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and technology policy field—the acknowledged chief architect and dean of the discipline.

Harvey’s cross-cutting interests at the intersection of science and technology with policy were abundantly reflected in his trajectory at Harvard. He shepherded the newly formed, IBM-funded Program on Technology and Society from 1968 to 1972, and when he stepped down as dean of engineering and applied science in 1975 he became Benjamin Peirce Professor of Technology and Public Policy in the Kennedy School of Government. The following year he founded the Kennedy School’s Program in Science, Technology, and Public Policy in 1976 and directed it until his retirement in 1986. That program still flourishes today, guided in substantial part by Harvey’s ideas.

Harvey was the recipient of the Ernest O. Lawrence Award of the Atomic Energy Commission, the Philip Hauge Abelson Prize of the American Association for the Advancement of Science, and many other honors awards including six honorary doctorates.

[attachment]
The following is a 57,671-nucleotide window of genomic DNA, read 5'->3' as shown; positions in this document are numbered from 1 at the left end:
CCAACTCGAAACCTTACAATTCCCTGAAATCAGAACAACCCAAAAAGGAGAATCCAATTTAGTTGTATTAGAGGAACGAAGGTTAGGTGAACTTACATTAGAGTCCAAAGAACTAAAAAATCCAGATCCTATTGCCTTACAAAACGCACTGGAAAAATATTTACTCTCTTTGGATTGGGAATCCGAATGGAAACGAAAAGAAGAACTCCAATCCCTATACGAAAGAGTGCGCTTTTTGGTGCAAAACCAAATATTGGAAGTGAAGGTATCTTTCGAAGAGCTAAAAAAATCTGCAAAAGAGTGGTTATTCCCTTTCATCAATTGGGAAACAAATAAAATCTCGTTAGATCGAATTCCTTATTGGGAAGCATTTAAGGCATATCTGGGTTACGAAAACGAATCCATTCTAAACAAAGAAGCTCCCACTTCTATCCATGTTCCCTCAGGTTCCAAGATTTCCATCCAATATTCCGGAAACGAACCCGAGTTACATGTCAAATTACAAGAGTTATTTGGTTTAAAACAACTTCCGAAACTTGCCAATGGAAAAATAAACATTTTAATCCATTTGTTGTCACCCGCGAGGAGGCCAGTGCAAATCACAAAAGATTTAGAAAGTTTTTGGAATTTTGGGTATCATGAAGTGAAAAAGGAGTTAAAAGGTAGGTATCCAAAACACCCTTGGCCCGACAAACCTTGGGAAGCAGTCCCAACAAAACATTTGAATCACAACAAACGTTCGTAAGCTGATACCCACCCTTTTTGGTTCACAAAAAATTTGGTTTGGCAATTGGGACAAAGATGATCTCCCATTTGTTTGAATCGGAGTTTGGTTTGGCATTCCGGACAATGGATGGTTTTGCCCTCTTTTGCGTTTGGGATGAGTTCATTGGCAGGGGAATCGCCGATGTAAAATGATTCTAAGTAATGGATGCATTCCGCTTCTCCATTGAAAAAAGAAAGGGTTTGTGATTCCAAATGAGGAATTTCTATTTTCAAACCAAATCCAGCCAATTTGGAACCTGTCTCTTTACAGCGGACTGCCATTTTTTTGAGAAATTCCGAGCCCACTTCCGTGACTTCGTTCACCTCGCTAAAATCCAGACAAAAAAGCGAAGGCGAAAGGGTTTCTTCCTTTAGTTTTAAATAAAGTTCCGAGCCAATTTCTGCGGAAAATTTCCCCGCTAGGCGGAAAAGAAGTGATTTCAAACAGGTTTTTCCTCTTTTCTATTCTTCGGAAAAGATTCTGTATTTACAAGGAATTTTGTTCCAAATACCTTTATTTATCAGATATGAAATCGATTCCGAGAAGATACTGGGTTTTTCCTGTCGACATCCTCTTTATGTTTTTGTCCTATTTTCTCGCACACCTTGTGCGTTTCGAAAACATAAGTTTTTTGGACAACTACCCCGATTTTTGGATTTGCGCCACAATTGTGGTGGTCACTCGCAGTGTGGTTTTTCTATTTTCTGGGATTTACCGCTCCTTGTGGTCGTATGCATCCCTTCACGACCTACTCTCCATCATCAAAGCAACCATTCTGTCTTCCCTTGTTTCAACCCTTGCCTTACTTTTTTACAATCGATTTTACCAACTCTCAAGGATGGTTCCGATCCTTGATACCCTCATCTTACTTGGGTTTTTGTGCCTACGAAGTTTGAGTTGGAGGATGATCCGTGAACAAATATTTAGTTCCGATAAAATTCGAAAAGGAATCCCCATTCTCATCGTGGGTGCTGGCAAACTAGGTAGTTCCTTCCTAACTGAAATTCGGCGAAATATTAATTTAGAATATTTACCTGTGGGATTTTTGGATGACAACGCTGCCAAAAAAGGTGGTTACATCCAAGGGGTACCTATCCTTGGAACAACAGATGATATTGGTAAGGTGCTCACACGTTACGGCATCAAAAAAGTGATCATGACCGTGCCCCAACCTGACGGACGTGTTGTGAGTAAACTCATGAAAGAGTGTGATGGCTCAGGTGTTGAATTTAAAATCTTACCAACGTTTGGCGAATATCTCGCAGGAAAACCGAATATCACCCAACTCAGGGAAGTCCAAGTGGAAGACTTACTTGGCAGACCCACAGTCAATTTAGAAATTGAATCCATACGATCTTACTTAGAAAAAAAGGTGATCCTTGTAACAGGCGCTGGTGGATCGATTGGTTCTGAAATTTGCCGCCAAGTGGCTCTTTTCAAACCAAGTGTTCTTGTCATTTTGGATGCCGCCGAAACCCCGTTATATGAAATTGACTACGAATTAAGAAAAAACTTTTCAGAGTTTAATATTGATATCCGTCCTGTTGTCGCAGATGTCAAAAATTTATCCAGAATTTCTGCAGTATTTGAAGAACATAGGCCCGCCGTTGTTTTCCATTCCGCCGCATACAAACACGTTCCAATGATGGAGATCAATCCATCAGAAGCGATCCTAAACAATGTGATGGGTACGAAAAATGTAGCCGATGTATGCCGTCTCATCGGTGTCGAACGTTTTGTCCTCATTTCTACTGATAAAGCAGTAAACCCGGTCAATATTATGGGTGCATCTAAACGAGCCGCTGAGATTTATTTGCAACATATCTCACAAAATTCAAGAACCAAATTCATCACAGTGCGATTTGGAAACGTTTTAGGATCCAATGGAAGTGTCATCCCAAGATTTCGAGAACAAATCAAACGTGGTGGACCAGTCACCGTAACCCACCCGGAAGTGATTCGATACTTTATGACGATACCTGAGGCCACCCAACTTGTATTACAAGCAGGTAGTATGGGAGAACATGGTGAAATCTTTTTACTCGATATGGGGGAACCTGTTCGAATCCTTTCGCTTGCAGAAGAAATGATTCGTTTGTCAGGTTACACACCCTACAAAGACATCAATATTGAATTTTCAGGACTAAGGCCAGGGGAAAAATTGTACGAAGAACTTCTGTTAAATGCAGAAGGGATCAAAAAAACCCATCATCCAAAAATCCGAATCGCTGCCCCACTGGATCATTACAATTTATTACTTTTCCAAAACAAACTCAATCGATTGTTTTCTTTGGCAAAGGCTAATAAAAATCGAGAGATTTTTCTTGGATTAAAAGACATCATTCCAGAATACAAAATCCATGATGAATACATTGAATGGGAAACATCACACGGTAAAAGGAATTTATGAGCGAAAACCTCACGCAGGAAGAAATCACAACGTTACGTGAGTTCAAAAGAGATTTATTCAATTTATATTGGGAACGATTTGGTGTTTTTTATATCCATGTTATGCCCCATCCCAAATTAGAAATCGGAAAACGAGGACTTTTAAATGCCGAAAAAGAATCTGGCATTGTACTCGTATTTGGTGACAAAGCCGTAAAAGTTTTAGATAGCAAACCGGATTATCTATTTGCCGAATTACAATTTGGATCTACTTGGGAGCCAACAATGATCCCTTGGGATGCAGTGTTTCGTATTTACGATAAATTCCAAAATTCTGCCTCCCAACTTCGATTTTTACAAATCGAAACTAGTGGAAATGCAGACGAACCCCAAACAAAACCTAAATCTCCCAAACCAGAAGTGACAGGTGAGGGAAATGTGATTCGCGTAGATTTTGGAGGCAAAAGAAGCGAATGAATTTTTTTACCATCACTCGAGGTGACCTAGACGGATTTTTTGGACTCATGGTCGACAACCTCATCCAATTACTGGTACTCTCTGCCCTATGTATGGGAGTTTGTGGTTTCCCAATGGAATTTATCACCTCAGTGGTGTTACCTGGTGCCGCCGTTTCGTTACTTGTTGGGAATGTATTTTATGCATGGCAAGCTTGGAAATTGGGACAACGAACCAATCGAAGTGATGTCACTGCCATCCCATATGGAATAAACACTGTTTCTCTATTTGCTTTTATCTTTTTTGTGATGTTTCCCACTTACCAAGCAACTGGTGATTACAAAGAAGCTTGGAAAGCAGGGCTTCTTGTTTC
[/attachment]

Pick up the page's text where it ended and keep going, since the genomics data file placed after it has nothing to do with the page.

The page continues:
For all of his erudition, experience, and distinction, though, Harvey was absolutely without arrogance or affectation. He invested tremendous effort in improving the thinking and writing of his students and colleagues (who were often tempted to publish the densely reasoned commentaries he produced on their drafts and throw the drafts away). Harvey cared about science and technology, about policy, about teaching, and about the intersection of these in making the world a better place. He never cared about who got the credit.

A much beloved scientist, engineer, dean, public intellectual, and advisor to three presidents and generations of policy practitioners and scholars, Harvey Brook had a lasting impact. He is sorely missed.

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